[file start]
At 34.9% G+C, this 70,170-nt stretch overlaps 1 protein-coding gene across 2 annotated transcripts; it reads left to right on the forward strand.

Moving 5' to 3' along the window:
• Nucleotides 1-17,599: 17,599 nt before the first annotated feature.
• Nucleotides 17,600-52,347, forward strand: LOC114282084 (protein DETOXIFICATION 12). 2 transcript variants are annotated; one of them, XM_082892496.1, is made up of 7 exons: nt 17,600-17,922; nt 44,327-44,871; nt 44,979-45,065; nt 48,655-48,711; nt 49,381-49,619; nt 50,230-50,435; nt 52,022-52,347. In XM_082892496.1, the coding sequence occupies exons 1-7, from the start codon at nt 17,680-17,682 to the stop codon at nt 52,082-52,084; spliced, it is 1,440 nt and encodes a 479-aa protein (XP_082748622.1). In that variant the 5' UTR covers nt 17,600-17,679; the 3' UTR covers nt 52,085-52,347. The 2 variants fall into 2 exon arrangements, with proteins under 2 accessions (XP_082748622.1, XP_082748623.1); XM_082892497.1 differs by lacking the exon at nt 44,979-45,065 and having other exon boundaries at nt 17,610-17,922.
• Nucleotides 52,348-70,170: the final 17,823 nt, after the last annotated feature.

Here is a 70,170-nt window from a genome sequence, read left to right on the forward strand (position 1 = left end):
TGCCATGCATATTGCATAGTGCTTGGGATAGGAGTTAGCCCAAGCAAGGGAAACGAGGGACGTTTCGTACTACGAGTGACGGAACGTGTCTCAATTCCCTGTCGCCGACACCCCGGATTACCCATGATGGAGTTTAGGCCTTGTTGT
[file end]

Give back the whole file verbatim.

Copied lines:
At 34.9% G+C, this 70,170-nt stretch overlaps 1 protein-coding gene across 2 annotated transcripts; it reads left to right on the forward strand.

Moving 5' to 3' along the window:
• Nucleotides 1-17,599: 17,599 nt before the first annotated feature.
• Nucleotides 17,600-52,347, forward strand: LOC114282084 (protein DETOXIFICATION 12). 2 transcript variants are annotated; one of them, XM_082892496.1, is made up of 7 exons: nt 17,600-17,922; nt 44,327-44,871; nt 44,979-45,065; nt 48,655-48,711; nt 49,381-49,619; nt 50,230-50,435; nt 52,022-52,347. In XM_082892496.1, the coding sequence occupies exons 1-7, from the start codon at nt 17,680-17,682 to the stop codon at nt 52,082-52,084; spliced, it is 1,440 nt and encodes a 479-aa protein (XP_082748622.1). In that variant the 5' UTR covers nt 17,600-17,679; the 3' UTR covers nt 52,085-52,347. The 2 variants fall into 2 exon arrangements, with proteins under 2 accessions (XP_082748622.1, XP_082748623.1); XM_082892497.1 differs by lacking the exon at nt 44,979-45,065 and having other exon boundaries at nt 17,610-17,922.
• Nucleotides 52,348-70,170: the final 17,823 nt, after the last annotated feature.

Here is a 70,170-nt window from a genome sequence, read left to right on the forward strand (position 1 = left end):
TGCCATGCATATTGCATAGTGCTTGGGATAGGAGTTAGCCCAAGCAAGGGAAACGAGGGACGTTTCGTACTACGAGTGACGGAACGTGTCTCAATTCCCTGTCGCCGACACCCCGGATTACCCATGATGGAGTTTAGGCCTTGTTGT